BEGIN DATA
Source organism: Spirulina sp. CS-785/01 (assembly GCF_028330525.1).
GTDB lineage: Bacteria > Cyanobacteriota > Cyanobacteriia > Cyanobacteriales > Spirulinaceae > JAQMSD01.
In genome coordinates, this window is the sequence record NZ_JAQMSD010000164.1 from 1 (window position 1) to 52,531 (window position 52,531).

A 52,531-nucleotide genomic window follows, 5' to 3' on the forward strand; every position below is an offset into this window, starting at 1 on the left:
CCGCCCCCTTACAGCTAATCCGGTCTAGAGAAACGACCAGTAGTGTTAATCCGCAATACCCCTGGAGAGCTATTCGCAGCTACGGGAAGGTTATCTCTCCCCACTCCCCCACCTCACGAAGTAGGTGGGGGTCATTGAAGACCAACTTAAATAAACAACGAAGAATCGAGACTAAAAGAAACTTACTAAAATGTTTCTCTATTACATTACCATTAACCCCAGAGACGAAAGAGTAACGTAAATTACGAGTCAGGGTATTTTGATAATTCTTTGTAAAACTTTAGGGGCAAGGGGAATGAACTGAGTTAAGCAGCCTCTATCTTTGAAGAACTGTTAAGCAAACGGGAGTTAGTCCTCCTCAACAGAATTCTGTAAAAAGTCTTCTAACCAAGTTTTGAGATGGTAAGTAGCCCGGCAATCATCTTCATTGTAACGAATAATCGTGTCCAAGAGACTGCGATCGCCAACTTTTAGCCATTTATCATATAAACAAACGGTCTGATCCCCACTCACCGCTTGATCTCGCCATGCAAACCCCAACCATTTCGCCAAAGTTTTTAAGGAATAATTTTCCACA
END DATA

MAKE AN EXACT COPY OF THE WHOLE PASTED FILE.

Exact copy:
Source organism: Spirulina sp. CS-785/01 (assembly GCF_028330525.1).
GTDB lineage: Bacteria > Cyanobacteriota > Cyanobacteriia > Cyanobacteriales > Spirulinaceae > JAQMSD01.
In genome coordinates, this window is the sequence record NZ_JAQMSD010000164.1 from 1 (window position 1) to 52,531 (window position 52,531).

A 52,531-nucleotide genomic window follows, 5' to 3' on the forward strand; every position below is an offset into this window, starting at 1 on the left:
CCGCCCCCTTACAGCTAATCCGGTCTAGAGAAACGACCAGTAGTGTTAATCCGCAATACCCCTGGAGAGCTATTCGCAGCTACGGGAAGGTTATCTCTCCCCACTCCCCCACCTCACGAAGTAGGTGGGGGTCATTGAAGACCAACTTAAATAAACAACGAAGAATCGAGACTAAAAGAAACTTACTAAAATGTTTCTCTATTACATTACCATTAACCCCAGAGACGAAAGAGTAACGTAAATTACGAGTCAGGGTATTTTGATAATTCTTTGTAAAACTTTAGGGGCAAGGGGAATGAACTGAGTTAAGCAGCCTCTATCTTTGAAGAACTGTTAAGCAAACGGGAGTTAGTCCTCCTCAACAGAATTCTGTAAAAAGTCTTCTAACCAAGTTTTGAGATGGTAAGTAGCCCGGCAATCATCTTCATTGTAACGAATAATCGTGTCCAAGAGACTGCGATCGCCAACTTTTAGCCATTTATCATATAAACAAACGGTCTGATCCCCACTCACCGCTTGATCTCGCCATGCAAACCCCAACCATTTCGCCAAAGTTTTTAAGGAATAATTTTCCACA